Even if you know how and what you want to “cover” during your discussion, you want to strategically think about how you will start the discussion. This signals the tone of the discussion and helps get everyone focused.
Here are some ideas to get you started:
Read a poem (or essay)! Cheryl Smith, Associate Professor of English, CTL Faculty Liaison, Director of the Great Works of Literature Program, shares these poems from Entropy magazine, which may help open discussions centered on feelings of hope and hopelessness, political disenfranchisement and despair: http://enclave.entropymag.org/wp-content/uploads/2016/11/poems-coping.pdf
Here are some more sources from Cheryl:
The New Yorker published a series of short responses to the election from a diverse set of writers that are similarly useful for opening discussions about students’ potential range of feelings and responses to both the election and visions for the future.
On Nov. 9, Alice Walker published an essay about despair and hope. She says: “This is not a lament. It is counsel. It is saying: We can awaken completely. The best sign of which will be how we treat every being who crosses our path. For real change is personal. The change within ourselves expressed in our willingness to hear, and have patience with, the ‘other.’ Together we move forward.”
McSweeney’s published a wryly humorous “Post-Election College Paper Grading Rubric” that students might enjoy analyzing. They could be tasked with creating their own paper grading rubric.
Great Works of World Literature adjunct lecturer, Gray Campbell, offers this suggestion:
Many students are greatly inspired by Amy Goodman’s Democracy Now! both in audio and transcript formats. Democracy Now! episodes are available for free on the DN website as well as on iTunes. Playing segments of audio newscasts can be great for students who may not know where to turn for insightful commentary from non-corporate media.
Gray also shares the following articles as applicable to issues central to the current election cycle:
Money and Elections:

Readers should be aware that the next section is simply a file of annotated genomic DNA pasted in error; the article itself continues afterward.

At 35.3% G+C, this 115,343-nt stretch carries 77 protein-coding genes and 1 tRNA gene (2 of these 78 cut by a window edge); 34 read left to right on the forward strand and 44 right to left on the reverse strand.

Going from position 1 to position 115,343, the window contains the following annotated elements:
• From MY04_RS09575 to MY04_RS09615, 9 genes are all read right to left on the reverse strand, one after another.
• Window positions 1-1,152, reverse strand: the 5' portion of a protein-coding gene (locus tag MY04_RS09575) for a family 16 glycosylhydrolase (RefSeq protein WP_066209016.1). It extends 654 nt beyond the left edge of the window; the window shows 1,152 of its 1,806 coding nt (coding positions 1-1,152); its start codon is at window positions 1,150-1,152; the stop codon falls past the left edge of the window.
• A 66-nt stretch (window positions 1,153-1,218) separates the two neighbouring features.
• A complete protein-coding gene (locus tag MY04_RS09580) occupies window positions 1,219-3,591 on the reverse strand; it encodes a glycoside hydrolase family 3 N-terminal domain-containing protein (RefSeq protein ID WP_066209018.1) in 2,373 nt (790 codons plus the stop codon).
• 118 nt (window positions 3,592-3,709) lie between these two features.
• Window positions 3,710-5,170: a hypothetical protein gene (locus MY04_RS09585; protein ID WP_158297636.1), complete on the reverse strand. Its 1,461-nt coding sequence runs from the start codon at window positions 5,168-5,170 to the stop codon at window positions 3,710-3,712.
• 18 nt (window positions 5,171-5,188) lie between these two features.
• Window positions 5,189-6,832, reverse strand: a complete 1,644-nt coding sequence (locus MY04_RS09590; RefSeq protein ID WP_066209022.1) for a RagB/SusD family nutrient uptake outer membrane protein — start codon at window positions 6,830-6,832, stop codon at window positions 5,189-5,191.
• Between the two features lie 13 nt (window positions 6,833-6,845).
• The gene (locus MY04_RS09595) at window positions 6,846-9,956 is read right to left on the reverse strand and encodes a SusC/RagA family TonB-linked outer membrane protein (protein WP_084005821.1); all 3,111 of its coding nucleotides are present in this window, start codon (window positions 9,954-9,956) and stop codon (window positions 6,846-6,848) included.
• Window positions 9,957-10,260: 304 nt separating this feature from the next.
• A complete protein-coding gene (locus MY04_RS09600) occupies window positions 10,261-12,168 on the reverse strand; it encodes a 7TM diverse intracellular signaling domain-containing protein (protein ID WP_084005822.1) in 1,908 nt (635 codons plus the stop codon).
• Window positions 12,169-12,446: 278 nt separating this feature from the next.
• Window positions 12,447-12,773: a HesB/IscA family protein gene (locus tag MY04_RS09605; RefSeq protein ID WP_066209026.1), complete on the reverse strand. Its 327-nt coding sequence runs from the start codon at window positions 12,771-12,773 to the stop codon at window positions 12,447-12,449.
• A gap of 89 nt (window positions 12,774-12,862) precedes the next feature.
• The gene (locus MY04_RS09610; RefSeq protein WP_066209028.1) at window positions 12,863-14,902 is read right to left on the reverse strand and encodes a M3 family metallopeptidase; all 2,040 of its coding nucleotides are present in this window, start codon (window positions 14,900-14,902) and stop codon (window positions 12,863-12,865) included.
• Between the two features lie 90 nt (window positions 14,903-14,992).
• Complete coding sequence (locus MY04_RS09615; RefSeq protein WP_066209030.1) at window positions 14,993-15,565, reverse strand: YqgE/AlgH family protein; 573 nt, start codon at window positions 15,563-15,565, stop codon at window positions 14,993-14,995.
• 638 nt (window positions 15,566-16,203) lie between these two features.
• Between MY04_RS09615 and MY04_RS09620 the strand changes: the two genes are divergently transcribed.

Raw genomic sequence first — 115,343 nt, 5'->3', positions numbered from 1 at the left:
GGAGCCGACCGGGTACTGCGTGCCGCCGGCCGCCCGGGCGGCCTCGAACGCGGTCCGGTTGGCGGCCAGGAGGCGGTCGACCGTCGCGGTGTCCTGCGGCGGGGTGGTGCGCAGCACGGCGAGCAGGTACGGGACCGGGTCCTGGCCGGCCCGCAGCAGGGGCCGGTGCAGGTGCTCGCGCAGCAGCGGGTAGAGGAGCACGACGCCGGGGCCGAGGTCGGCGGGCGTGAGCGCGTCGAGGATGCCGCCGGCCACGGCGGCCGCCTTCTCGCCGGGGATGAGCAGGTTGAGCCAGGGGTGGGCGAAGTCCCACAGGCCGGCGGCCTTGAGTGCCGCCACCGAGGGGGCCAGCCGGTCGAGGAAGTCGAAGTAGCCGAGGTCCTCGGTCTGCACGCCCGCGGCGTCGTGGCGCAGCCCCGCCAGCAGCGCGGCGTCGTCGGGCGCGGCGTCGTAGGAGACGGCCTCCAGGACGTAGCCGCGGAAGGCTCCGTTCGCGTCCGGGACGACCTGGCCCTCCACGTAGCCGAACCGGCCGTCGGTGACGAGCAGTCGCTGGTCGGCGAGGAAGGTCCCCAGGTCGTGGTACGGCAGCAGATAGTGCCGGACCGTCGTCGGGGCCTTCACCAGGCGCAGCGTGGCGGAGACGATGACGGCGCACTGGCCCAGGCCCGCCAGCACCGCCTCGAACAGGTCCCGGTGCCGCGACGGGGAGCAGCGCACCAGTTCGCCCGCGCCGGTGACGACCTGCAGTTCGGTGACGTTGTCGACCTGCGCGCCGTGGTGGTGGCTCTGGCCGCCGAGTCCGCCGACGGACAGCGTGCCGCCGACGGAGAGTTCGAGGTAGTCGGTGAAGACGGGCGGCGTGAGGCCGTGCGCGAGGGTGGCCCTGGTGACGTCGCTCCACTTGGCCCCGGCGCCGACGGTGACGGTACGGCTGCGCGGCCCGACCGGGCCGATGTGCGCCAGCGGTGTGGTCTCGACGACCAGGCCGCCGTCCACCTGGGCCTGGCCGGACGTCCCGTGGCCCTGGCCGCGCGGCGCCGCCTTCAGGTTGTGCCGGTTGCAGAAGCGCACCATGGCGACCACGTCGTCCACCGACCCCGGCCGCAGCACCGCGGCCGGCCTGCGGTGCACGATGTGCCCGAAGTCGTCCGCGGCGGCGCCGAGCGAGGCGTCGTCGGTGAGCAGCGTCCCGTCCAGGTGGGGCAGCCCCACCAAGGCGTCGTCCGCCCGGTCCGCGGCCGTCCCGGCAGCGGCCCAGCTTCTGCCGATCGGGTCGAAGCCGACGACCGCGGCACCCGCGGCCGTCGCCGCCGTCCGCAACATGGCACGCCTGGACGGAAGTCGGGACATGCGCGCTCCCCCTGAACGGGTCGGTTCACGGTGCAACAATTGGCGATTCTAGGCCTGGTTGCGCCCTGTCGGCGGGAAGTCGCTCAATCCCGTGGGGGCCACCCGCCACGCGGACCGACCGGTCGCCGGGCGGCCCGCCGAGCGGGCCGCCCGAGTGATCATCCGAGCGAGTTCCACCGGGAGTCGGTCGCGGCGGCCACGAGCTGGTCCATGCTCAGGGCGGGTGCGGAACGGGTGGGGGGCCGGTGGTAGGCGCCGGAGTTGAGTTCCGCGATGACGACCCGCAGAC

David Cole, “Free Speech, Big Money, Bad Elections” (The New York Review of Books, 2015):
Michael Greenberg, “‘Broken Windows’ and the NYPD” (The New York Review of Books, 2014):
Jeffrey Toobin, “Police Reform: Does Anything Work?” (The New Yorker, 2015):
Jed Rakoff, “Mass Incarceration: The Silence of the Judges” (New York Review of Books, 2015):
The Supreme Court:
Lincoln Caplan, “Does the Supreme Court Need a Code of Conduct?” (The New Yorker, 2015):
Start with self reflection and writing. Meechal Hoffman, Associate Director of the Bernard L. Schwartz, Communication Institute shares:
As a teacher, or in conversations with other teachers, I’ve often talked about the value of starting class discussion with an opportunity for private writing to ground students’ thinking. Among other things, it encourages reflection, and prepares students to participate. Private writing to ground discussion seems even more important now, with these difficult conversations we might be having in our classrooms. I can imagine, for example, asking students to write in response to these prompts to prime them for a conversation about what’s been going on and how they might take some next steps.
- Start by writing down some of the feelings or thoughts you have right now.
- What are some things you don’t understand or want to learn more about?
- What resources might you turn to for more information?
- What are some strategies you’ve been using to assess the credibility of the sources you’ve been turning to for information?
I think it’s also important to offer time after discussion, but especially after difficult discussions, for students to do a drop more private writing, whether to record something they’ve learned, or, honestly, to let off steam about something someone said.
Diana Hamilton, Acting Director of the Baruch College Writing Center notes additional benefits of giving students a chance to write at the start of class:
It’s always helpful to start by giving students a chance to reflect in writing, independently. If faculty begin with a group conversation, an initial few will dominate the conversation, and students who may feel differently often wind up staying silent the whole time. Creating the initial space in writing means that everyone participates in at least that forum. To support this, having them initially talk in small groups can also generate more participation.
Want your students to have a self reflective moment, but not spend as much time in class writing? Diana Hamilton offers this sample question, “In one word or phrase, name your initial reactions/feelings after you heard Donald Trump was voted the President Elect of the United States.”